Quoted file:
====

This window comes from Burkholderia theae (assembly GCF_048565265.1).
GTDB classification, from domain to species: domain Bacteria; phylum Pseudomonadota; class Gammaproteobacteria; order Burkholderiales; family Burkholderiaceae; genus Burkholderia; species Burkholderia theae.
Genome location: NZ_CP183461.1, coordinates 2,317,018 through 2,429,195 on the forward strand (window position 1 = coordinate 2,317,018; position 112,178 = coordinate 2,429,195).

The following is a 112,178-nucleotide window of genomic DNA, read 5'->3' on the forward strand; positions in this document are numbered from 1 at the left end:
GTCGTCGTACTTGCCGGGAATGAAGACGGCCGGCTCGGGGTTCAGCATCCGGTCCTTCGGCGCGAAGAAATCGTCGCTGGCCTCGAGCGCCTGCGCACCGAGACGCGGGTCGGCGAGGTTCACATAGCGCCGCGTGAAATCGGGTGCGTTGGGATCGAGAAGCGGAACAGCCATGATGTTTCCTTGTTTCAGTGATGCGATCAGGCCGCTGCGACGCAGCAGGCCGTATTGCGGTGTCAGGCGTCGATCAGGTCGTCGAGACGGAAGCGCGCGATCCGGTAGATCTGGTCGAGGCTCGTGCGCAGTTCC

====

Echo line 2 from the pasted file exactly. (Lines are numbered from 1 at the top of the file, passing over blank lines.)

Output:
GTDB classification, from domain to species: domain Bacteria; phylum Pseudomonadota; class Gammaproteobacteria; order Burkholderiales; family Burkholderiaceae; genus Burkholderia; species Burkholderia theae.